[Results] The Interactive Fiction Top 50

The results of the Interactive Fiction Top 50 are in! No fewer than 35 participants cast a total of 437 votes on 183 different games. Of those games, 48 got three votes or more, and those are the games that will appear in the Top 50 below – so it is actually a top 48. Games which have the same number of votes appear in the same spot, and will be listed in alphabetical order (ignoring “the”, “a” and “an”).

Does this mean we finally have proof that game X is better than game Y? Of course not. But I hope you will be inspired to try some of these games. Or perhaps you will be inspired to tell us about that game you think really deserves a spot in this list but hasn’t received enough attention. Most of all, I would like you to click on the link above and read the reasons that people gave for choosing one game or another. After all, a reason close to your heart may be more important than a large number of votes.

Fuller results, including a list of games which got two or one votes, will follow; but now, without further ado, the top 48!

First place – 17 votes

  • Spider and Web, Andrew Plotkin (1998)

Second place – 14 votes

  • Lost Pig, Admiral Jota (2007)
  • Photopia, Adam Cadre (1998)

Fourth place – 11 votes

  • Anchorhead, Michael Gentry (1998)

Fifth place – 10 votes

  • A Mind Forever Voyaging, Steve Meretzky (1985)

Sixth place – 8 votes

  • The Baron, Victor Gijsbers (2006)
  • Blue Lacuna, Aaron A. Reed (2008)

Eighth place – 7 votes

  • Savoir-Faire, Emily Short (2002)
  • Shrapnel, Adam Cadre (2000)

Tenth place – 6 votes

  • Shade, Andrew Plotkin (2000)
  • Slouching towards Bedlam, Star Foster and Daniel Ravipinto (2003)
  • Trinity, Brian Moriarty (1986)
  • Varicella, Adam Cadre (1999)
  • Vespers, Jason Devlin (2005)
  • Violet, Jeremy Freese (2008)

Sixteenth place – 5 votes

  • Galatea, Emily Short (2000)
  • The Gostak, Carl Muckenhoupt (2001)
  • The King of Shreds and Patches, Jimmy Maher (2009)
  • LASH – Local Asynchronous Satellite Hookup, Paul O’Brian (2000)
  • Make it Good, Jon Ingold (2009)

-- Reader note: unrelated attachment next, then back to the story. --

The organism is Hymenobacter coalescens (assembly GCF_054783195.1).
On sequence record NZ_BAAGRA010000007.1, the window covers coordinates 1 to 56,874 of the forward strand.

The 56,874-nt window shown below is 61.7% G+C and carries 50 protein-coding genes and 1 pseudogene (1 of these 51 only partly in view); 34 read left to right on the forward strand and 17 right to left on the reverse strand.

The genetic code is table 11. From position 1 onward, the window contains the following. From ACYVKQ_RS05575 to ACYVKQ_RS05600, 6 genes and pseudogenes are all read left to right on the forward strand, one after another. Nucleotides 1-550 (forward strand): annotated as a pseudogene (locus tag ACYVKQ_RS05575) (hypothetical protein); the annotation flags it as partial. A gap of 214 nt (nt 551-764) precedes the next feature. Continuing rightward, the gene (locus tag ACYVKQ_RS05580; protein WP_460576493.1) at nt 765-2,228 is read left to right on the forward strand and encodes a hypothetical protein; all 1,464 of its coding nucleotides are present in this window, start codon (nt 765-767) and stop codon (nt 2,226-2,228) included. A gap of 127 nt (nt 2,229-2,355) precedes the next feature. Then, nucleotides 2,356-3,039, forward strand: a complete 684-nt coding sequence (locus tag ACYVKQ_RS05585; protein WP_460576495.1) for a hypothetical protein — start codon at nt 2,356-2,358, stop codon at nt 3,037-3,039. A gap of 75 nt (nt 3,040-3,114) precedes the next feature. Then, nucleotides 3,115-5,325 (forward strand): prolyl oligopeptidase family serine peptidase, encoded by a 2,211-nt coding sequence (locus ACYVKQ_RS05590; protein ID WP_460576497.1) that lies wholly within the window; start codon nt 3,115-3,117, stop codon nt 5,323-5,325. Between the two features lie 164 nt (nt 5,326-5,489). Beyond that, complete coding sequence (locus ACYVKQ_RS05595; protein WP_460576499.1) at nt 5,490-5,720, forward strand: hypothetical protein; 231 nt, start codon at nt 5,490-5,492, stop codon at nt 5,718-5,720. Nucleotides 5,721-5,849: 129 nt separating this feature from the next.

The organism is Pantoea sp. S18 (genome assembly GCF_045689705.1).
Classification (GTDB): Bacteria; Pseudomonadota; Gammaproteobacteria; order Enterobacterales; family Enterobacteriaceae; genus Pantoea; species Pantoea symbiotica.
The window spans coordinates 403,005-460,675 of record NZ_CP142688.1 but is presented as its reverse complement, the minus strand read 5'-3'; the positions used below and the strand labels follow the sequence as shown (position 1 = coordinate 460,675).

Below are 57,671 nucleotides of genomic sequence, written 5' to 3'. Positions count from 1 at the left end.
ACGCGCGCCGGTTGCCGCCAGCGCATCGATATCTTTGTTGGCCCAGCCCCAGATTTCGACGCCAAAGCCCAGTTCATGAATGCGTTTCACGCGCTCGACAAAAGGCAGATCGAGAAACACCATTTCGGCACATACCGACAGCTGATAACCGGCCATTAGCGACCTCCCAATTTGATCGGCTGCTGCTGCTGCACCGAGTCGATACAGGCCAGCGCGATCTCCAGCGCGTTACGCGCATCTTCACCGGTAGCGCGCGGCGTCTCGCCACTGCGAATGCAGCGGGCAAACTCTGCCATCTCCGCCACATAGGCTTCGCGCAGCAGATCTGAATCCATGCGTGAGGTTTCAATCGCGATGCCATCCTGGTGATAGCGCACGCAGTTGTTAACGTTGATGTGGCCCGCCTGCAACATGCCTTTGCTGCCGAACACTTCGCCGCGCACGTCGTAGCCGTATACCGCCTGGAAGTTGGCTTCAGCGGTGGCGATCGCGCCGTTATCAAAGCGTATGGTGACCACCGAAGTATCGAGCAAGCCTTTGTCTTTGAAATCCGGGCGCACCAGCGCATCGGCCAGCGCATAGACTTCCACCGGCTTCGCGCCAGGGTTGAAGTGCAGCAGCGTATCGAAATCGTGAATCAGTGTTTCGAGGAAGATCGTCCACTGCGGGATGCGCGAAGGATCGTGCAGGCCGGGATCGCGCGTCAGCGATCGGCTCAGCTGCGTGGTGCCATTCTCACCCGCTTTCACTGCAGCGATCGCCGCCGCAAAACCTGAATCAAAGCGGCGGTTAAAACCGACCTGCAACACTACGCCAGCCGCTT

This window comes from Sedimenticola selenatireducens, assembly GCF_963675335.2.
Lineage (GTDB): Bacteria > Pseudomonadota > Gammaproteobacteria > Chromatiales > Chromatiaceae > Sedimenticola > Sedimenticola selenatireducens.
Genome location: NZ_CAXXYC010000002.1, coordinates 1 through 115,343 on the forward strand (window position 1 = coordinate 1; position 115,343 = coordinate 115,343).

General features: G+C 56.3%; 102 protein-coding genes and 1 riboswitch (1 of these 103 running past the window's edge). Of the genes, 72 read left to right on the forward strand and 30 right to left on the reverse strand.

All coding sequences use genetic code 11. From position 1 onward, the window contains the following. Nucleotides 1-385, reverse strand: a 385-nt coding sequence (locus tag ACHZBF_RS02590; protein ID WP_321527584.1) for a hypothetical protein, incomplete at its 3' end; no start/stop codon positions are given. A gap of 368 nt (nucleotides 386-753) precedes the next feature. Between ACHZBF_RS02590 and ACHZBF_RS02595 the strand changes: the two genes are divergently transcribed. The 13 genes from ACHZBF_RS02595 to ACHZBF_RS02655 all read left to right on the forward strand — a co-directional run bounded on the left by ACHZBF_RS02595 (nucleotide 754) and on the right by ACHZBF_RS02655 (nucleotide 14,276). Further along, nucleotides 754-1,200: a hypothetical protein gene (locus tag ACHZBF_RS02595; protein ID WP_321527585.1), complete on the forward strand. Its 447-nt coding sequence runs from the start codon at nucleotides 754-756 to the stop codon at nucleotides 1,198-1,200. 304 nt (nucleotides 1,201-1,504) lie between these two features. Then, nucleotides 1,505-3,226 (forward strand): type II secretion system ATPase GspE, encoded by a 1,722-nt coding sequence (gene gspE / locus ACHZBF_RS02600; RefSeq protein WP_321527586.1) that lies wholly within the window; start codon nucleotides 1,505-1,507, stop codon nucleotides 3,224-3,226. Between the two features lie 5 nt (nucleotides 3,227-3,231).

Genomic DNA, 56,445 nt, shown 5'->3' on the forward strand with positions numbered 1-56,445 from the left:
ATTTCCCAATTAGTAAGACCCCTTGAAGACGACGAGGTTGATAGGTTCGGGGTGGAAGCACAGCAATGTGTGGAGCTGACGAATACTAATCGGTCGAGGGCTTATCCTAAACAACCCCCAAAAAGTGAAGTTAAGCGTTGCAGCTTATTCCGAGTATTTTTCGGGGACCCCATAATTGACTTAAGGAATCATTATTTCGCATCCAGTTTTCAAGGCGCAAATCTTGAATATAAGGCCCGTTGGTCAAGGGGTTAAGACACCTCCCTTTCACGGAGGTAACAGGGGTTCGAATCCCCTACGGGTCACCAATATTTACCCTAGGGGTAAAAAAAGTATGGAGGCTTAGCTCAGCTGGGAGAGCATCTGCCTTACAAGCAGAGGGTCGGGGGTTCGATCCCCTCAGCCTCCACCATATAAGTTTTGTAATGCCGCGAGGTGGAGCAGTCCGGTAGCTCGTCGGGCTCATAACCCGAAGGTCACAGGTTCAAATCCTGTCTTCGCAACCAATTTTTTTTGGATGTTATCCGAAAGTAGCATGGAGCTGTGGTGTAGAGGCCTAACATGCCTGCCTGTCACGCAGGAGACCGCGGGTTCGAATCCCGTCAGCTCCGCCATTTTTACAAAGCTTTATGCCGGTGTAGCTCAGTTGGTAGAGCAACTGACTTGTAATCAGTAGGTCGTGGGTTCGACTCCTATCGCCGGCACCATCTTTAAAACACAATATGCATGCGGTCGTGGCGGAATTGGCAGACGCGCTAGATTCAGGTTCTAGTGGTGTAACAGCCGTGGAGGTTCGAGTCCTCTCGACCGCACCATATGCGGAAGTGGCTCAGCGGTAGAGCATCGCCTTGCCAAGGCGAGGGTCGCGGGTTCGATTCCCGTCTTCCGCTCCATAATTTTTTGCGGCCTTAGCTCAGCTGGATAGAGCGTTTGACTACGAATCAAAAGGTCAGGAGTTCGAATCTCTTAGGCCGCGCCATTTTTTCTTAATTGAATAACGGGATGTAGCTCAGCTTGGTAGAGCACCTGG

• Rameses, Stephen Bond (2000)

Twenty-second place – 4 votes

  • Ad Verbum, Nick Montfort (2000)
  • Aisle, Sam Barlow (1999)
  • All things devours, half sick of shadows (2004)
  • City of Secrets, Emily Short (2003)
  • Curses!, Graham Nelson (1994)
  • Fail-safe, Jon Ingold (2000)
  • Gun Mute, C. E. J. Pacian (2008)
  • Sunset over Savannah, Ivan Cockrum (1997)
  • Treasures of a Slaver’s Kingdom, S. John Ross (2007)
  • Wishbringer, Brian Moriarty (1985)
  • Worlds Apart, Suzanne Britton (1999)
  • Zork I, Marc Blank and Dave Lebling (1980)

Thirty-fourth place – 3 votes

  • 1893: A World’s Fair Mystery, Peter Nepstad (2002)
  • Adventure, William Crowther and Donald Woods (1976)
  • Aotearoa, Matt Wigdahl (2010)
  • Arthur: the Quest for Excalibur, Bob Bates (1989)
  • Blue Chairs, Chris Klimas (2004)
  • Delightful Wallpaper, Andrew Plotkin (2006)
  • Eric the Unready, Bob Bates (1993)
  • Everybody Dies, Jim Munroe (2008)
  • The Guild of Thieves, Rob Steggles (1987)
  • Hoist Sail for the Heliopause and Home, Andrew Plotkin (2010)
  • Mentula Macanus: Apocolocyntosis, Adam Thornton (2011)
  • Planetfall, Steve Meretzky (1983)
  • So Far, Andrew Plotkin (1996)
  • Suveh Nux, David Fisher (2007)
  • The Warbler’s Nest, Jason McIntosh (2010)

Groovy; thank you. Will you be doing this as an annual just-before-the-comp poll?

Interesting to compare this to the IFDB star-ratings … it feels like a few games (Mulldoon Legacy and Bronze for example) get a lot of love there but didn’t make this list (and for the oldies, not a single member of the Enchanter trilogy made the cut …). I imagine, except at the very tip-top, the results will fluctuate interestingly from year to year (whereas the IFDB accumulates in persistent layers …)

I was thinking about it doing it once every two years, but let’s see.

Bronze got two votes, and probably would have gotten more if Emily hadn’t made so many other good games. Mulldoon Legacy received no votes; Enchanter and Spellbreaker both received one.

Yes, it can fluctuate a lot more than the IFDB can. I also suspect that there are other differences; for instance, I wouldn’t be surprised if on the IFDB, “polished but not really special” games will tend to get higher ratings than “special but not really polished” games, whereas in a top like this it would be the other way around.

Anyone who wants to point newcomers at this list might prefer to use the IFDB page I just made, since it contains links to the IFDB game pages, which in turn contain links to game files or online play possibilities.

It’s not surprising that the results are different from IFDB star ratings.

On the one hand, a star rating system measures quality, while a “choose your favourite(s)” system measures a mixture of quality and popularity, with popularity being a requisite. If a game is really good but hasn’t been played by many, it can get good star ratings but it will never fare well in a “choose your favourite(s)” system.

On the other hand, a star rating computes a mean, while a “choose your favourite(s)” system only takes extremes (good ones) into account. A controversial game that is deemed excellent by some and terrible by others can get high in a “choose your favorite(s)” ranking, but will not do good in star ratings.

In the Spanish community we have always had a “choose your favourite(s)” annual competition, and we now have star ratings as well, and these effects are clearly visible if one compares the rankings.

What’s better? I personally prefer star ratings, because I’m more interested in quality than in popularity, and the issue with controversial games mentioned above can be tackled with a histogram of ratings. But each system provides different information, so to each their own.